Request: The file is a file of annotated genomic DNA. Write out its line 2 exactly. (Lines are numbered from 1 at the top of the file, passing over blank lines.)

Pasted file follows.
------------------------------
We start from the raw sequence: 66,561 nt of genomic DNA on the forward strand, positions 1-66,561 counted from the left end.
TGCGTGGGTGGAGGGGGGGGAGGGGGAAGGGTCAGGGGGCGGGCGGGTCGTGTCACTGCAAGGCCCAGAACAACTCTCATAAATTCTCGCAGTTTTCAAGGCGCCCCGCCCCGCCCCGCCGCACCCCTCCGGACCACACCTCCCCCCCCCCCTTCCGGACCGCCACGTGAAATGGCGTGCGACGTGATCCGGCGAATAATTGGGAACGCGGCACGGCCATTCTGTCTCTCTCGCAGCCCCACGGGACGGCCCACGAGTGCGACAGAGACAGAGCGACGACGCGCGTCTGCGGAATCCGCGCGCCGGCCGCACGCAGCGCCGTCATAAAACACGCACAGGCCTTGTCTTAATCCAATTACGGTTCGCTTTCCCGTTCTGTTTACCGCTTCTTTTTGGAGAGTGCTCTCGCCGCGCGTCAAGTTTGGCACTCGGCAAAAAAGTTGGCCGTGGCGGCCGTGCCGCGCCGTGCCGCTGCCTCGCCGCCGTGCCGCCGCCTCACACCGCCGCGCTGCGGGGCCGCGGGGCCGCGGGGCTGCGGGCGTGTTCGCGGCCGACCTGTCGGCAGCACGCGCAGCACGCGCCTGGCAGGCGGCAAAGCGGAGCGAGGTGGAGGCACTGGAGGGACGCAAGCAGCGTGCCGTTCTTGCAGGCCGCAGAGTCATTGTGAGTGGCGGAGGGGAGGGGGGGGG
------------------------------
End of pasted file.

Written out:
TGCGTGGGTGGAGGGGGGGGAGGGGGAAGGGTCAGGGGGCGGGCGGGTCGTGTCACTGCAAGGCCCAGAACAACTCTCATAAATTCTCGCAGTTTTCAAGGCGCCCCGCCCCGCCCCGCCGCACCCCTCCGGACCACACCTCCCCCCCCCCCTTCCGGACCGCCACGTGAAATGGCGTGCGACGTGATCCGGCGAATAATTGGGAACGCGGCACGGCCATTCTGTCTCTCTCGCAGCCCCACGGGACGGCCCACGAGTGCGACAGAGACAGAGCGACGACGCGCGTCTGCGGAATCCGCGCGCCGGCCGCACGCAGCGCCGTCATAAAACACGCACAGGCCTTGTCTTAATCCAATTACGGTTCGCTTTCCCGTTCTGTTTACCGCTTCTTTTTGGAGAGTGCTCTCGCCGCGCGTCAAGTTTGGCACTCGGCAAAAAAGTTGGCCGTGGCGGCCGTGCCGCGCCGTGCCGCTGCCTCGCCGCCGTGCCGCCGCCTCACACCGCCGCGCTGCGGGGCCGCGGGGCCGCGGGGCTGCGGGCGTGTTCGCGGCCGACCTGTCGGCAGCACGCGCAGCACGCGCCTGGCAGGCGGCAAAGCGGAGCGAGGTGGAGGCACTGGAGGGACGCAAGCAGCGTGCCGTTCTTGCAGGCCGCAGAGTCATTGTGAGTGGCGGAGGGGAGGGGGGGGG